She now felt coolness across the back of the hands that occupied her lap. She looked down at the sculpted perfection of her daughter’s fingers pressed into the warm, leathery pillows that hid her own joints. She felt coolness on her cheeks with the words: “Now, it can all be forgotten, the shame and pain—all in the past! All forgotten!” She watched droplets break apart on the smooth surface of young hands. On feeling this muted contribution from the older woman, the younger woman clasped her hands tighter. It was her daughter’s turn to misunderstand.
“Work done from then. Couldn’t, though I wanted to. My hands....” Those who cared to look would have observed a bleary-eyed, wrinkled woman in a blouse stretched tight across her sagging breasts, wringing her large hands between wide-spread knees covered in painfully bright print. With her head slightly bowed, she appeared as an anxious supplicant, caught between faith and doubt.
A toneless voice, delivering an incantation of alien names, seemed to confirm the religious solemnity of this moment. Standing before the row of plastic chairs, in sensible shoes to match a gabardine tunic of bristling white with the orange epaulettes of a nursing assistant, was a stern portly woman. With each name that she sounded, a chair emptied, its former occupant disappearing from the waiting room. Even though the room still contained many who had not yet been released from their uncomfortable waiting, the old woman found herself in the centre of a vacant circle of seats. This emptiness in her immediate vicinity seemed to disconcert her enough to approach, without being summoned, the desk at which the woman in white sat looking reproachfully at those who remained.
“Nurse, nurse, the doctor tell me to come back if it get worse. He giv’ me all sorts of tablets but dis pain got me so bad. Cyan use muh hands, cyan wash nuttin’ prop’ly no more. And my head turn round….” She hurried forward, these words tumbling out, close to incoherent. The woman to whom she spoke held her palm up at stiff arm’s length in front of her as though calling a halt to traffic. From her seated position, she seemed to look down at the old woman and her confusion. “No need to come. No need to come.” The erect palm now became a swatter, shooing the old woman back. “Just drop your appointment card in the box by the door.” Intermittently, the swatter became a sign-post, directing her away from the desk. “It’s a big, white card. It should have your patient number on it. A white card.”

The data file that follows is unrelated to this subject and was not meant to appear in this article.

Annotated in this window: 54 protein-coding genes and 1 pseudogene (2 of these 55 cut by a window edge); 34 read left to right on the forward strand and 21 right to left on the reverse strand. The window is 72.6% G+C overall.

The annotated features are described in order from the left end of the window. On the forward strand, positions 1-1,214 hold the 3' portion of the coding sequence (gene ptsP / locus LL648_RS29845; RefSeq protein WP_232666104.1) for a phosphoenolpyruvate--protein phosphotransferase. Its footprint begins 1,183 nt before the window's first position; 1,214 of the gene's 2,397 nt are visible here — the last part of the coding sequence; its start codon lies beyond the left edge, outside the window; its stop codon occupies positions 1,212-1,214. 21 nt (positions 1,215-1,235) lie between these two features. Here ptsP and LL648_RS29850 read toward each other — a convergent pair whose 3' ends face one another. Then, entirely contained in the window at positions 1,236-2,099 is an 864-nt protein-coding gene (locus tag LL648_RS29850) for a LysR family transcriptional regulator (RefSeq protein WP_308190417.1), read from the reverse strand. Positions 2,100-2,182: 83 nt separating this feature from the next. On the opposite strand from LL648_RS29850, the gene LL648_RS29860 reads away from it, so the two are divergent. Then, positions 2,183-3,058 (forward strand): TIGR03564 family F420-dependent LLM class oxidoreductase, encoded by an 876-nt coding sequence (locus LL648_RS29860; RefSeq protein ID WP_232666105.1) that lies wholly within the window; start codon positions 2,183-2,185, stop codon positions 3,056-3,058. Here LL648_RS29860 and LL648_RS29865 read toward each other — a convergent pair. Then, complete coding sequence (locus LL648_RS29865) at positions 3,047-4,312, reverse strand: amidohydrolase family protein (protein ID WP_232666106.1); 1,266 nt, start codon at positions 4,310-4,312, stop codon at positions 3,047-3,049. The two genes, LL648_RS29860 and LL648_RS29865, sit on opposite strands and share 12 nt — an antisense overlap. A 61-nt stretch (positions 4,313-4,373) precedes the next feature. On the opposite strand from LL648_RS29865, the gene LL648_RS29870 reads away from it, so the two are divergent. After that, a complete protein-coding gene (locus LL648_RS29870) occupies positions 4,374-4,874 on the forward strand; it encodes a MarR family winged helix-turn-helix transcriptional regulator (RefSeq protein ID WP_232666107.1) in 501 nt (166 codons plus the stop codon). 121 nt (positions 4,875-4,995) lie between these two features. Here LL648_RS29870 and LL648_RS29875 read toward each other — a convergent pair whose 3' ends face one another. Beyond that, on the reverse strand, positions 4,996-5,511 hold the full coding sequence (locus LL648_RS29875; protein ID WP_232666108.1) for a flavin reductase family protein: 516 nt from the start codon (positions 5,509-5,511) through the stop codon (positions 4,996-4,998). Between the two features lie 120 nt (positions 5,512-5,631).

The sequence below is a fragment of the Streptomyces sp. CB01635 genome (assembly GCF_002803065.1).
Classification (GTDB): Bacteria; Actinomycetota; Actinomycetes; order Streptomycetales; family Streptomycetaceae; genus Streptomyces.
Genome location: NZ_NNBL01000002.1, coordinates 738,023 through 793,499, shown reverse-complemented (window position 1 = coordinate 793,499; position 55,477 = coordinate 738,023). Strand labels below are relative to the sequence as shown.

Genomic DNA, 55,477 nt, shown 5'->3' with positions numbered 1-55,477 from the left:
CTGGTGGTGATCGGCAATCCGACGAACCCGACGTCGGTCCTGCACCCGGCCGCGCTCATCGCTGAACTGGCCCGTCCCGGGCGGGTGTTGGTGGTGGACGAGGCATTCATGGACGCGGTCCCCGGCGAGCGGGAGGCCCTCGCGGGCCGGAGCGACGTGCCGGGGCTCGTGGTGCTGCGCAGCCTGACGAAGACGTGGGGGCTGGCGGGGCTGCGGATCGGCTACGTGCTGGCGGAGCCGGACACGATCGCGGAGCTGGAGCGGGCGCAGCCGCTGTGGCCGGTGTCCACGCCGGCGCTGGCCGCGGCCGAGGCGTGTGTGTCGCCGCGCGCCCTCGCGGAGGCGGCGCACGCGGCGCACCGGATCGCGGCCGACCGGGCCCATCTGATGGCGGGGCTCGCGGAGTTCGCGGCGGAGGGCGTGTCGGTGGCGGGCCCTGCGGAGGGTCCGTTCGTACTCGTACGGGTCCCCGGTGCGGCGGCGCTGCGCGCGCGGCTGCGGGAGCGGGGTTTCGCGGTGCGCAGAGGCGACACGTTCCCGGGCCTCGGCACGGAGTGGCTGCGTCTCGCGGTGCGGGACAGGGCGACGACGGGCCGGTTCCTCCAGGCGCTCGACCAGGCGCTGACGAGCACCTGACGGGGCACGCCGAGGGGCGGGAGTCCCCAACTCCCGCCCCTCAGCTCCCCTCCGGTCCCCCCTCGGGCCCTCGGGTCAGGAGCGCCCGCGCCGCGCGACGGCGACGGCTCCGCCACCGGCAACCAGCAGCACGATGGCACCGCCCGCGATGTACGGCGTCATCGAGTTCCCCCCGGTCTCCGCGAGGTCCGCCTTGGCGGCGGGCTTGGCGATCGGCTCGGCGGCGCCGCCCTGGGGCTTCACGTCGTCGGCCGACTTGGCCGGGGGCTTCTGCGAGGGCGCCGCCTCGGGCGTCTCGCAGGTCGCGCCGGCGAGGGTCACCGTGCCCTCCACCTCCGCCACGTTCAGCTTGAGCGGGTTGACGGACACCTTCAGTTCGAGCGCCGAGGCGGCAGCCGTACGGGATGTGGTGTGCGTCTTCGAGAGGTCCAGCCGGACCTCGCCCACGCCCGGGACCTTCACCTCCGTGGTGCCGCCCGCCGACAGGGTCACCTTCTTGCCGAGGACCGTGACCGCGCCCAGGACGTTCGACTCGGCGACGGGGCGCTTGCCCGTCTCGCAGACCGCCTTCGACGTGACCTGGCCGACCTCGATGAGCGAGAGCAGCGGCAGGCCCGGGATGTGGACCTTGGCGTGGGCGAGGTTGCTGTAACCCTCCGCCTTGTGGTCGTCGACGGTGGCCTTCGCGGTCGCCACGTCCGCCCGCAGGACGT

The old woman felt herself clutching at a large card now protruding from the cleavage of her blouse. She grabbed for it several times, feebly, before it skittered to the floor and slid below the desk, where the nurse’s assistant retrieved it with a huff of frustration. She scanned it quickly, already drawing on her store of ready disapproval. She began curtly, “This is not white! This, this….” She stopped short, trying to understand what she was reading. She held up the card, staring at its golden writing in relief, as the older woman came to lean heavily on the desk “…Is a wedding invitation.” Her disapproval shifted to perplexity. “With today’s date.” A square of crème-coloured note paper dropped to the desk. Bordered by incredibly slender champagne flutes, spilling delicate, celebratory bubbles, was a neatly hand-printed message:
I know that you have not been feeling well lately.
You need not come. Feel better soon.
The nurse’s assistant returned her gaze to the old woman who, now propped against the desk, was slightly swaying as though unsure of the very floor beneath her. She noticed that the old woman held her large hands to her chest, just above her heart. She held them as though they were precious and useless. The old woman said in a faraway voice, “I know I’d forgotten something important. It come to me now. Nurse, you can tell me if the drink machine working?”